The goal was, and still is to keep my fingers busy, no where near my mouth.
At some stage a trip to a stationery shop for something else found me also walking out the door with some bags of A4 paper, of various colours.
I asked myself, “What is on my plate?” I started mentally owning what I eat. I covered a large plate with some of the coloured paper near the start of each month. It is very fast and easy to stick on some washed, dried and cut out food packaging, or some catalogue images that reflect what has been eaten. A visual diary forms. If a month stars more cheesecakes than carrots I get the message.
As well I would start placing a few cut outs from pamphlets of places we visited, activities we went to. An example is when ever I think of “Aprilcot” I also think of Pub Quizes, because we bestirred ourselves to attend some, each Thursday night, for the duration of one April.
If you ever decide to make a Collendar think of it as a work in progress which takes some years.
It might involve the collection of a collection of images, making a “What is on the plate?” visual diary, and the gradual collection of Collendar pages. I say gradual because it might not be always possible to make a page for each day, on the particular day. It might take years to make a complete set of 366 Collendar pages.
And after the Collendar is made? I will know that I have really given up smoking.
Nothing has been mentioned yet about what is on the plate for breakfasts.
In general I like to have a breakfast that I find filling, for example 2 fried eggs with a short cut bacon slice on 2 slices of lightly buttered toast.
In a varied, ongoing eating plan I think the natural source of fat in whole milk is useful. Porridge is great in the winter months. Muesli mixed with dry rolled oats is a particularly filling combination in any month. Cereals such as wheat biscuits are very good value, but taste quite bland, so these may need a fruit or honey accompaniment.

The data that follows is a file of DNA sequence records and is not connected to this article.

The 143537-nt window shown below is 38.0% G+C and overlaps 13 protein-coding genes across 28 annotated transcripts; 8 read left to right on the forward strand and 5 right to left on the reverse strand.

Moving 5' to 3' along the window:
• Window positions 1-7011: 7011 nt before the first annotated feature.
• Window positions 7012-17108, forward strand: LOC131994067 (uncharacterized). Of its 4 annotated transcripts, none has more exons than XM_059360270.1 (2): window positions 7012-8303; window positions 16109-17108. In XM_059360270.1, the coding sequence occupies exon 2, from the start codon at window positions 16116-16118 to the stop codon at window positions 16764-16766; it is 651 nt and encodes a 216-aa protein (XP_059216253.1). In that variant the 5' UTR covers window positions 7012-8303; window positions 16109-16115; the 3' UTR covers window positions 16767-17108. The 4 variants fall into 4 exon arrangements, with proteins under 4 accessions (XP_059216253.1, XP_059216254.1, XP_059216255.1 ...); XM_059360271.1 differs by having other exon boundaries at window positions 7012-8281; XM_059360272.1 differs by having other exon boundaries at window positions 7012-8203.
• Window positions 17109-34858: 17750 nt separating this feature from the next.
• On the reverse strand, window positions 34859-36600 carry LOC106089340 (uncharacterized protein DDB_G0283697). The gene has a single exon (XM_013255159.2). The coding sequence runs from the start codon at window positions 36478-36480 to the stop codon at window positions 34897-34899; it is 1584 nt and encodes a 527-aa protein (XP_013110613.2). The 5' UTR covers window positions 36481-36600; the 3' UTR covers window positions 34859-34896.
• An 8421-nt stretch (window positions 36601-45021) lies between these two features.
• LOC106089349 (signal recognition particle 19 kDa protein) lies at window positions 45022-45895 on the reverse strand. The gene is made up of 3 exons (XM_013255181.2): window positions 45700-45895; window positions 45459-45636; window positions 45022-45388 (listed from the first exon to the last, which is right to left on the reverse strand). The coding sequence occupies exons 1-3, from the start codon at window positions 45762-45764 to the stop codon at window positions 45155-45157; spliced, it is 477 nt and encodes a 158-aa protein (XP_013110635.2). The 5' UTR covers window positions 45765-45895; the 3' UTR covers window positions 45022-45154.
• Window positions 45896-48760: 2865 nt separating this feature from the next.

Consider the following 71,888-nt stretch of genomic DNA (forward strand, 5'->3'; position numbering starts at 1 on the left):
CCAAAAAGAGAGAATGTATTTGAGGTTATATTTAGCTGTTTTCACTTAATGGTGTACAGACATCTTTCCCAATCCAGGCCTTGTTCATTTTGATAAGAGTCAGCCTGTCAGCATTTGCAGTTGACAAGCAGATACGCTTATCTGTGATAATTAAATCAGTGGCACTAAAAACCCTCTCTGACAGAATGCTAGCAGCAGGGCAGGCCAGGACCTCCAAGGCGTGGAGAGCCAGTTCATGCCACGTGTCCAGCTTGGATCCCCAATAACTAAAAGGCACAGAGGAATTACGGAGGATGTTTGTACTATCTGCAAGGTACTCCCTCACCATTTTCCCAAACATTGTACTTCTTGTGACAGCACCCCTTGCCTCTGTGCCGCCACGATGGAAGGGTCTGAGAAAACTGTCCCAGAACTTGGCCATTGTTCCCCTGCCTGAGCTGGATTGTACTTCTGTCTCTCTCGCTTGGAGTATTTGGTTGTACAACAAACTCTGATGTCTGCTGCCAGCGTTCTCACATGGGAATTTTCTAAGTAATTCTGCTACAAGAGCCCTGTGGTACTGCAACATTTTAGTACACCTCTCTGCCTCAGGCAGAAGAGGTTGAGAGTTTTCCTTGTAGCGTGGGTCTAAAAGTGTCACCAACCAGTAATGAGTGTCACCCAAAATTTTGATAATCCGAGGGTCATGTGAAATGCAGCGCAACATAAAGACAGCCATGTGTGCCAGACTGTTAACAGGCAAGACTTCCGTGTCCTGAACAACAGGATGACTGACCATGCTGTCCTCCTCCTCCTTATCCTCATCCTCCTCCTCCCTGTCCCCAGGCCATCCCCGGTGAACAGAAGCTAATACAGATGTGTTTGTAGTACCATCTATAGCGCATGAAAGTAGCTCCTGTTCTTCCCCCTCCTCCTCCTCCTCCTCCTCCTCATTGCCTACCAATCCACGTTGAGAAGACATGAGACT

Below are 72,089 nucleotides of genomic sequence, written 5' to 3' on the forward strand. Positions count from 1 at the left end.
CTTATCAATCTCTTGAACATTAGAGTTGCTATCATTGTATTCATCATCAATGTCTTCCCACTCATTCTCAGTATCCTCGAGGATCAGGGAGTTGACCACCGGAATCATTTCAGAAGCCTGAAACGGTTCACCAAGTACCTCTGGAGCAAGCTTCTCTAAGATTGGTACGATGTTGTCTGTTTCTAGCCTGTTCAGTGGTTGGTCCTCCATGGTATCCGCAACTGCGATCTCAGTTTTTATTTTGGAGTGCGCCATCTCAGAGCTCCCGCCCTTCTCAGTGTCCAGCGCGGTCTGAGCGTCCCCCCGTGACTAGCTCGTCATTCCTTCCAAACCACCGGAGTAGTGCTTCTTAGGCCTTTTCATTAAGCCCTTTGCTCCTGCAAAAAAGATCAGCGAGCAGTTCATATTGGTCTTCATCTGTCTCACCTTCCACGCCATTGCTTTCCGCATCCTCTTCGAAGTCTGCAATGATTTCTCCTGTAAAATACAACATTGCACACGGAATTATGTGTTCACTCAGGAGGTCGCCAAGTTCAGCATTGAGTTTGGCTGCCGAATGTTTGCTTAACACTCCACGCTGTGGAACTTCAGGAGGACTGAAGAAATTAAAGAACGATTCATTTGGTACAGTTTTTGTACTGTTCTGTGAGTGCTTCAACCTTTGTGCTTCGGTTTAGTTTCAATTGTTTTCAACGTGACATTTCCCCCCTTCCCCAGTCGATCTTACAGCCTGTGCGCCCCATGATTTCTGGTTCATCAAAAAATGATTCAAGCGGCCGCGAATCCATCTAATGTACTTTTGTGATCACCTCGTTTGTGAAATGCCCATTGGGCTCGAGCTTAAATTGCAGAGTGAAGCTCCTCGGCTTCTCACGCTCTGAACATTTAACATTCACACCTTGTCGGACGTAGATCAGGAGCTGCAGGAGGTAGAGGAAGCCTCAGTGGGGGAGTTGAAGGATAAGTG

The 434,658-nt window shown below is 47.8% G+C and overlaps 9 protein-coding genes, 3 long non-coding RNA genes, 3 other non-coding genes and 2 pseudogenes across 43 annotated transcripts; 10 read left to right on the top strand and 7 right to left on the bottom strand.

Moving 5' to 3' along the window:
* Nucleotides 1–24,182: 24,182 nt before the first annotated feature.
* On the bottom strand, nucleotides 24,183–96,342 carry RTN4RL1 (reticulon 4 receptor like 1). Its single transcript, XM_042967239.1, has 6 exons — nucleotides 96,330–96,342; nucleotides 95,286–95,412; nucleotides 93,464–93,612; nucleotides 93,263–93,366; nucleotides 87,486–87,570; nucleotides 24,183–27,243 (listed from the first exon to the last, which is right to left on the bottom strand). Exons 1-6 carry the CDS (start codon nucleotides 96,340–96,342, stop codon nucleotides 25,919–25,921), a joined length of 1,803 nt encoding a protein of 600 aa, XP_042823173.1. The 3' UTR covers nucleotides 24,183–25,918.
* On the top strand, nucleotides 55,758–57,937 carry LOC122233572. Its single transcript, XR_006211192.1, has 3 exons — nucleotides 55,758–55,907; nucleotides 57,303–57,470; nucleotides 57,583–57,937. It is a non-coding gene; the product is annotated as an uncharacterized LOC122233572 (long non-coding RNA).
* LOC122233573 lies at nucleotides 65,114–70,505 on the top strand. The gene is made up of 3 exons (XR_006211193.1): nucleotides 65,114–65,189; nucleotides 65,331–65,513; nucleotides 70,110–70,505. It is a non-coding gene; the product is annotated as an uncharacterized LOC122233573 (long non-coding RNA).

Some months, but not many, will find my breakfasts featuring a small serve of sugar coated cereal such as cornflakes or cocoa-flavoured rice bubbles. A large serve of oranges will be a must have in this style of breakfast because these types of cereal are delicious, but not at all filling.
Only in one wintery month do I allow my favourite breakfast, hot meat pies with tomato sauce.
For the month of Januberry breakfast has a light summery feel to it, but is still filling. It consists of a cheese and bacon bread roll with no butter, topped with generous amounts of ham, lettuce, tomatoes and onion.
This “Weight and See” strategy relies on making small, achievable changes that will endure and have the subtle effect of experiencing gradual weight losses that will also endure. It is long term.
I only get on the scales once per month, usually on the last day of each month. I make a graph. It is not too difficult. On the bottom line across I have the months and on the vertical line up I have the weights. With a pencil I just place a cross at the point on the paper where the two values meet.
When this site becomes interactive we will have a place on it where graphs can be made easily and this type of visual picture of progress will be possible. As well as me making my graph, you might choose to make one of your own.
Over the last three years my graph shows that there has been a ten kilogram downwards trend, which is very pleasing.
The month to month weights do fluctuate. Up a bit, down a bit. I don’t get alarmed or disheartened about fluctuations. Each year the month of “Apply” has shown an up a bit. That is the acceptable and inevitable outcome of allowing the pastry eating theme for a month.